When I was in college, I remember biking everywhere - mostly to get to class, but also to meet up with friends at the coffee shop, to get around campus, and to shop at farmer's markets.
It was a great way to get around, without the hassle of parking (just the risk of someone stealing your bike if you didn't lock it up right). It was probably the best shape I ever was in my life, too.
Unfortunately, my bike (which I still have from college) is now neglected, sitting in the garage, with a new coat of rust.
My greatest fear of riding a bike around Honolulu is the risk of getting hit by a car — by drivers who just aren't used to sharing the road with bicyclists, someone gabbing away or texting on their cellphone (still see plenty of people do it despite Honolulu's new law) and just plain carelessness.
And working for a newspaper, I've seen every breaking news item on bicyclists hit, injured and killed by a car — from Nimitz to the North Shore.
The other day, I pulled out the rusty bike, pumped up the tires again and went for a spin. I love that feeling you get when you're on two wheels – the freedom, the wind in your hair, the mobility.
If we had more dedicated bike lanes, bike paths and a more bicycle friendly city, I think more people would get out and ride (and maybe it would ease up some of the traffic). And if there were bike-friendly routes that lead from residential neighborhoods to downtown Honolulu, it would be a viable way to commute other than sitting in stop-and-go traffic.
If Kaimuki put in bike lanes on Waialae Ave., I think it would ease the parking situation there. It's the perfect neighborhood for bikers, with plenty of restaurants and shops.
I loved riding around on campus and along bike paths open only to joggers and bikers in California's Marin County (north of San Francisco), where you can ride for miles and miles along scenic routes. Or along the coastline of Half Moon Bay. Or along water canals.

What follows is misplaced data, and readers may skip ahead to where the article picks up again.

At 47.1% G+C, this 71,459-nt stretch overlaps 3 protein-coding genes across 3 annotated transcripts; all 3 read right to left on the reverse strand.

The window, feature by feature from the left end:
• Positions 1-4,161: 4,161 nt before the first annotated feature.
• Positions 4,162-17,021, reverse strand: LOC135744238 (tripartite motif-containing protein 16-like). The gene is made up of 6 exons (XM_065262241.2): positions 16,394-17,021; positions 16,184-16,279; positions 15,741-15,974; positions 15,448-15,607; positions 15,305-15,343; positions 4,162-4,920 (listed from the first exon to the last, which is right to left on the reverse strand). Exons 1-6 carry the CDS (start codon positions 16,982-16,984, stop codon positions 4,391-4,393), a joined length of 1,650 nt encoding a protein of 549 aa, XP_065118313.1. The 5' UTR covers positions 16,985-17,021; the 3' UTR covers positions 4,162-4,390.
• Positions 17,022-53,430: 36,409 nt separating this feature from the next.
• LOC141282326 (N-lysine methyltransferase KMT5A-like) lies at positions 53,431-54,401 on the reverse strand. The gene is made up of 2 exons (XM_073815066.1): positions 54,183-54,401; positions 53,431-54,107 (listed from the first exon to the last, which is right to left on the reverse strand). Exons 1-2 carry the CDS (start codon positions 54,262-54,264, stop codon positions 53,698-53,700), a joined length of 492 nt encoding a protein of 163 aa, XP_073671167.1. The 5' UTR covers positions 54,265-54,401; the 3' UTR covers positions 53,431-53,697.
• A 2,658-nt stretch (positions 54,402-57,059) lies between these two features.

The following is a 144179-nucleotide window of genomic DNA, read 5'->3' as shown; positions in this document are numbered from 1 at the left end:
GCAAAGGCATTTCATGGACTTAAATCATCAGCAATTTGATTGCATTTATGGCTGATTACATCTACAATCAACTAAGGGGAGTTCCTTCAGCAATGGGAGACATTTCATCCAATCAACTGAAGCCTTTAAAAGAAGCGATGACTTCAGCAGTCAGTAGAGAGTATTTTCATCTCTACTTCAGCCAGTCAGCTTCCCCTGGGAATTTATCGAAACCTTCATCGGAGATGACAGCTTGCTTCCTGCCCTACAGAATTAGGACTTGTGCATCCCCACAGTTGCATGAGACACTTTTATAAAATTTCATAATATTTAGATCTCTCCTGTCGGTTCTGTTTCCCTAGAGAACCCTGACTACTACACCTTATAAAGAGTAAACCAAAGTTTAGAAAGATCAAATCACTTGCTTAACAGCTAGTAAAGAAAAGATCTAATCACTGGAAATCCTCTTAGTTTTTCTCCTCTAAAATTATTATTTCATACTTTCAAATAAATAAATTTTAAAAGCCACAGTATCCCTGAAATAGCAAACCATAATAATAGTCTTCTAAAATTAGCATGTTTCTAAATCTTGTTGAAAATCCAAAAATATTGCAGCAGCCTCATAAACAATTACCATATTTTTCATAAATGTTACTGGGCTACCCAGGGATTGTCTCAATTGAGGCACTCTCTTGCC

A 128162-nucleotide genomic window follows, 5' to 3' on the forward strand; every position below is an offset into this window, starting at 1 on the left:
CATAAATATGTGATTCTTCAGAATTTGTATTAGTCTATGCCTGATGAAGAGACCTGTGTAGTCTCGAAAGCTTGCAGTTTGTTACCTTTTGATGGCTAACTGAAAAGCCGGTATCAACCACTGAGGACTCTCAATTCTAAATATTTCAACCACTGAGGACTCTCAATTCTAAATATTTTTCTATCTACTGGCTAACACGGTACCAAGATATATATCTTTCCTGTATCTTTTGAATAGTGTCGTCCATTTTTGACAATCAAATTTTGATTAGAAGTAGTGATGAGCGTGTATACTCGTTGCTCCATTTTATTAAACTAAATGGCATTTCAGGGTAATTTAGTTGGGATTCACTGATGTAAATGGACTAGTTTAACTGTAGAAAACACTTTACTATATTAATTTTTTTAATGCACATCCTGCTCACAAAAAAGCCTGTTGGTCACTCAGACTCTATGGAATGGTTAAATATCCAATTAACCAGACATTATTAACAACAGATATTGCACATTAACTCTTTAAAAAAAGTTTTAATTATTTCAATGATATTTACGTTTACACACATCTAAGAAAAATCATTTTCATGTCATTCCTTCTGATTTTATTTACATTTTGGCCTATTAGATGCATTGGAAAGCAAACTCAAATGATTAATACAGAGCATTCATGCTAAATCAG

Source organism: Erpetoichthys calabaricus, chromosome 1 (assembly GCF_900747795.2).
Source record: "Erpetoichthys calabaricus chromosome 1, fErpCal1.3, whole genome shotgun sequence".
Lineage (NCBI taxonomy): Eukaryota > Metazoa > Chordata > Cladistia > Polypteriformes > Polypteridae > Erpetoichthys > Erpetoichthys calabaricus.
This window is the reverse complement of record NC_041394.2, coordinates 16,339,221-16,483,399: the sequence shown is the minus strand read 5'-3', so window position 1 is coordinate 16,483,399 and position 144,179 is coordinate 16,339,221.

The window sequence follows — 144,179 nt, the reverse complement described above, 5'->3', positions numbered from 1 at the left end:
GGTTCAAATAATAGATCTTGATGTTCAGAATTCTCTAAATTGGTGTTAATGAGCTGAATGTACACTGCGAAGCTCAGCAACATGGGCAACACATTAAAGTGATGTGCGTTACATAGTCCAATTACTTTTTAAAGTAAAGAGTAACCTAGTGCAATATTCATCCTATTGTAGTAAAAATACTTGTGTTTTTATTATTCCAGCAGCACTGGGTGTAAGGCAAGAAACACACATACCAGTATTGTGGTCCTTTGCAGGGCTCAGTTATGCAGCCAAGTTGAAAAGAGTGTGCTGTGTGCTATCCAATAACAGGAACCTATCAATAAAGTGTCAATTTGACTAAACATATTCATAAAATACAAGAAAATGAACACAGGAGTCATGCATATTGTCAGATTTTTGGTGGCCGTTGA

Wish we had bike paths like that here.
Honolulu did not make the cut for America's "Top 50 Bike-Friendly Cities" by Bicycling magazine earlier this year. "To make our Top 50," said the magazine, "a city must also support a vibrant and diverse bike culture, and it must have smart, savvy bike shops."
I think we do have a bike culture and cool shops (and some cool bicycle racks in downtown Honolulu), but that we're definitely lagging compared to a lot of other cities out there. Apparently, it wasn't due to our geographical isolation since Anchorage, Alaska, made the cut.
But we have so much potential. Instead of building the city around cars, we should be building it around pedestrian pathways and bikes and public transit. We don't want to become another Los Angeles, with snarled traffic as its signature characteristic.
How about if we look to cities like Portland, San Francisco, Copenhagen and Amsterdam? If Honolulu could put its master bike plan into action, how awesome that would be.